Global equities performed particularly well in US Dollar terms (up more than 17% over the year) but a nearly 12% strengthening of the Rand has diluted the impact on locally based investors.
|Market indices||1 Year to 31 August 2017|
|SA Equities (JSE All Share Index)||10.2%|
|SA Bonds (SA All Bond Index)||10.2%|
|SA Cash (STeFI)||7.6%|
|Global Equities (MSCI All Countries World Index, measured in Rand)||4.0%|
Commentary – Creative destruction and inflation rates
During a recent investment conference in Sandton David McWilliams, an Irish economist proposed that global inflation rates (and monetary rates as a result) are likely to remain low for a long time. He argues that this is the result of “creative destruction”, and used Amazon, Über and Netflix (among others) as examples of this phenomenon. Creative destruction, a term coined by the Austrian economist Joseph Schumpeter in “Capitalism, Socialism and Democracy” in 1942, describes the “process of industrial mutation that incessantly revolutionizes the economic structure from within, incessantly destroying the old one, incessantly creating a new one.” This occurs when innovation deconstructs long-standing arrangements and frees resources to be deployed elsewhere. A great example is one of the black cabs where apprentices used to spend two years to get to know every nook and cranny in London before they could ferry passengers around. This knowledge had economic value which was reflected in the price of a cab ride. With the advent of Google Maps and Über “the knowledge” is now freely available and has been driving the cost of ride hailing down. The Über driver is literally driving his vehicle through the old business model. McWilliams and his associate Paul McCulley (Chief Economist of PIMCO) proposes that the US Federal Reserve’s board members have been expecting inflation to start picking up as unemployment has been coming down (based on the Phillips Curve). In past economic cycles the natural rate of unemployment where inflation started increasing was around 6%, but with the rate at 4.3% the Federal Reserve has not seen the inflationary response that they’ve been expecting. McWilliams and McCulley come to the conclusion that the beneficiaries of this “creative destruction” are likely to be global equities and the US Dollar, but that there may be continued political disruption as winners and losers of this trend have the same say when they come to the ballot box.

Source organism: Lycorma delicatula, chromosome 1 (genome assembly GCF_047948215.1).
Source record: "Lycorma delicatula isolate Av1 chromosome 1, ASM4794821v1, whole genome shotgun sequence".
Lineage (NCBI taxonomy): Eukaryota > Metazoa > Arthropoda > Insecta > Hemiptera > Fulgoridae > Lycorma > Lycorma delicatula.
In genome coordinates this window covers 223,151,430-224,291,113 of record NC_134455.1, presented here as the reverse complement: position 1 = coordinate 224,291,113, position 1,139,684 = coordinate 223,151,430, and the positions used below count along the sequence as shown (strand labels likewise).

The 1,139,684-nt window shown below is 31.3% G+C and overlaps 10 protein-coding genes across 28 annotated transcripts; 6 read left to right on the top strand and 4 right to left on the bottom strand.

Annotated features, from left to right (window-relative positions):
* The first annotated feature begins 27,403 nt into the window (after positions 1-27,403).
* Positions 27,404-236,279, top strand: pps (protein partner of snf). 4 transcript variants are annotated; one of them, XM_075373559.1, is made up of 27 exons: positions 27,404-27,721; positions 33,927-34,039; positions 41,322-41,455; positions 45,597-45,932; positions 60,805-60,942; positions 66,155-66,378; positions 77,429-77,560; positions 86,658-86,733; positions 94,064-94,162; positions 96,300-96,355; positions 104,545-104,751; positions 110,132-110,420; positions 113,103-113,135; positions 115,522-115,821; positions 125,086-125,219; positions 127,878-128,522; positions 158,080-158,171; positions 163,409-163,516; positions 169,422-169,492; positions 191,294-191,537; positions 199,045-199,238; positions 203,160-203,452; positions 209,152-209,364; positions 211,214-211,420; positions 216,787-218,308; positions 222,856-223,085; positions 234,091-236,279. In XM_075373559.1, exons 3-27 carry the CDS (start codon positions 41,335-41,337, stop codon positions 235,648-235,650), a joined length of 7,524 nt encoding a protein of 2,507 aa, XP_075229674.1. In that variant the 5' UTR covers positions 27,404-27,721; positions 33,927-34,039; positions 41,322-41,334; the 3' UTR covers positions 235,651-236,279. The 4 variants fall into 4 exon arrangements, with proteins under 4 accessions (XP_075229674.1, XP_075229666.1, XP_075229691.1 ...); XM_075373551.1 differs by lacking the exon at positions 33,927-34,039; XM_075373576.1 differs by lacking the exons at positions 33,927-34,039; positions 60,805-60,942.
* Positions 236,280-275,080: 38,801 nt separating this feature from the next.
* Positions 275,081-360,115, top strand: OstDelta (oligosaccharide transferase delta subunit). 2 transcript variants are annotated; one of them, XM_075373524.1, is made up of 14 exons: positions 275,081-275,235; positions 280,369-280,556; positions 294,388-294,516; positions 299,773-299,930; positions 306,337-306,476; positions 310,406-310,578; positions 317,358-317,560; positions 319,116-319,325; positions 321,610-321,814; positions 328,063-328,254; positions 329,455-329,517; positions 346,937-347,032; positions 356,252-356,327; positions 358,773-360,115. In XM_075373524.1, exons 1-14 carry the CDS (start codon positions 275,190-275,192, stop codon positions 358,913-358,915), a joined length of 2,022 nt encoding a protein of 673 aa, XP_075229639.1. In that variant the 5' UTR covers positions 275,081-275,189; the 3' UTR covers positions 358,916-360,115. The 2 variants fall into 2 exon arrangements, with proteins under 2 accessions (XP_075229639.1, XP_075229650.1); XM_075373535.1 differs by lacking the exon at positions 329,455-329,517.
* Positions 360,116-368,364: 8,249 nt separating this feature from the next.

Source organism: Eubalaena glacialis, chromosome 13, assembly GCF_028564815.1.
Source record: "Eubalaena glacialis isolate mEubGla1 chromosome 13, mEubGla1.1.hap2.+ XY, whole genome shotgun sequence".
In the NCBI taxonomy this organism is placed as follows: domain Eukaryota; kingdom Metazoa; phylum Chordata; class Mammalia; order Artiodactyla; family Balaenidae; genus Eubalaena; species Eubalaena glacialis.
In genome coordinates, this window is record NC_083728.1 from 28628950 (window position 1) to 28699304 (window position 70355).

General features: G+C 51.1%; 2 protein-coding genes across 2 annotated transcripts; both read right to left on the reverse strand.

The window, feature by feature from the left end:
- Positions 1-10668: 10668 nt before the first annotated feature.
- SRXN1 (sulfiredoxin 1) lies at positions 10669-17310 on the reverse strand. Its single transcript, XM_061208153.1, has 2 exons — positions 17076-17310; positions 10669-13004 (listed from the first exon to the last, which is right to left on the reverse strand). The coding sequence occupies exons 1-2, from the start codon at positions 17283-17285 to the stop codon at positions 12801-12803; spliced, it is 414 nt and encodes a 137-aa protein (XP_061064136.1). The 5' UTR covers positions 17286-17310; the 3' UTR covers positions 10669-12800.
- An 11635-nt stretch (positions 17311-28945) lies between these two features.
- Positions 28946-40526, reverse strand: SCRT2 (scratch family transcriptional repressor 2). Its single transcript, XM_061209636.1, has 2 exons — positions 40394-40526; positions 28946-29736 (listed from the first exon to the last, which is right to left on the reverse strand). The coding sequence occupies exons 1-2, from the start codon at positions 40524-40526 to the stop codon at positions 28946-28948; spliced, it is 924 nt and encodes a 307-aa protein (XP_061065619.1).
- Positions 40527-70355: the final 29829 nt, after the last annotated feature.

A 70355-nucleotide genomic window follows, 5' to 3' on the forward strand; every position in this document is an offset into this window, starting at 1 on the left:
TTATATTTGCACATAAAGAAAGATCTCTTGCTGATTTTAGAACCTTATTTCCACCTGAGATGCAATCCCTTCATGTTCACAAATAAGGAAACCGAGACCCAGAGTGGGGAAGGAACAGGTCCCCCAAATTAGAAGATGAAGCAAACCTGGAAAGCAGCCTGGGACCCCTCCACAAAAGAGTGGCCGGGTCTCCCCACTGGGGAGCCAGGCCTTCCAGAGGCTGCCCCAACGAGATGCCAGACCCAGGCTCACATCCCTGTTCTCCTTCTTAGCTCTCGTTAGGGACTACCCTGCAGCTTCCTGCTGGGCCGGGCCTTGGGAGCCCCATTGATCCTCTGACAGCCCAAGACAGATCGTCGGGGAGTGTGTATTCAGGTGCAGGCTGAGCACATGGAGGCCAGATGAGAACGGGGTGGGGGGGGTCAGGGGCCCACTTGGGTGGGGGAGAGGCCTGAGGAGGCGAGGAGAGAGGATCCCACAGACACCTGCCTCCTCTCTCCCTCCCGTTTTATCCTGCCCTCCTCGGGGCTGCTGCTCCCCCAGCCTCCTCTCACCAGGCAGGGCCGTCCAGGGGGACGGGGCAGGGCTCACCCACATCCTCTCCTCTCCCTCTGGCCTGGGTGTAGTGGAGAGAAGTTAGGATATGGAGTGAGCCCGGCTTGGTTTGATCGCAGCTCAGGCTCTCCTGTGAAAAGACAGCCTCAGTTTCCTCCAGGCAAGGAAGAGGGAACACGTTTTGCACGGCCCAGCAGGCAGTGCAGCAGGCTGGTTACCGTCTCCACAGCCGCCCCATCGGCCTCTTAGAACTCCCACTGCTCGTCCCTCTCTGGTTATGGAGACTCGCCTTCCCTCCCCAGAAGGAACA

Our research associates, MRB Partners, have a more conventional view and argues that the current low inflation expectations are based (incorrectly so) on an over-reaction in 2014 to the then precipitous fall in the oil price and simultaneous increase in the value of the US Dollar against its trading partners’ currency. They propose that, contrary to the view of McCulley and McWilliams above, inflation is likely to surprise on the upside and as a result interest rates in the United States are likely to rise faster than what the market is pricing in at this point in time. Interest rate increases will however be dependent on a continued strength in the US economy, which combined with the rate increases could lead to a turnaround in recent US Dollar weakness.
Please make a note of the dates for our 2017 Investment Seminars. The Cape Town Seminar will be held on 7 November 2017 in Stellenbosch and the Pretoria Seminar will be held on 22 November 2017. More detail will soon be available but you are kindly requested to reserve the date in the interim.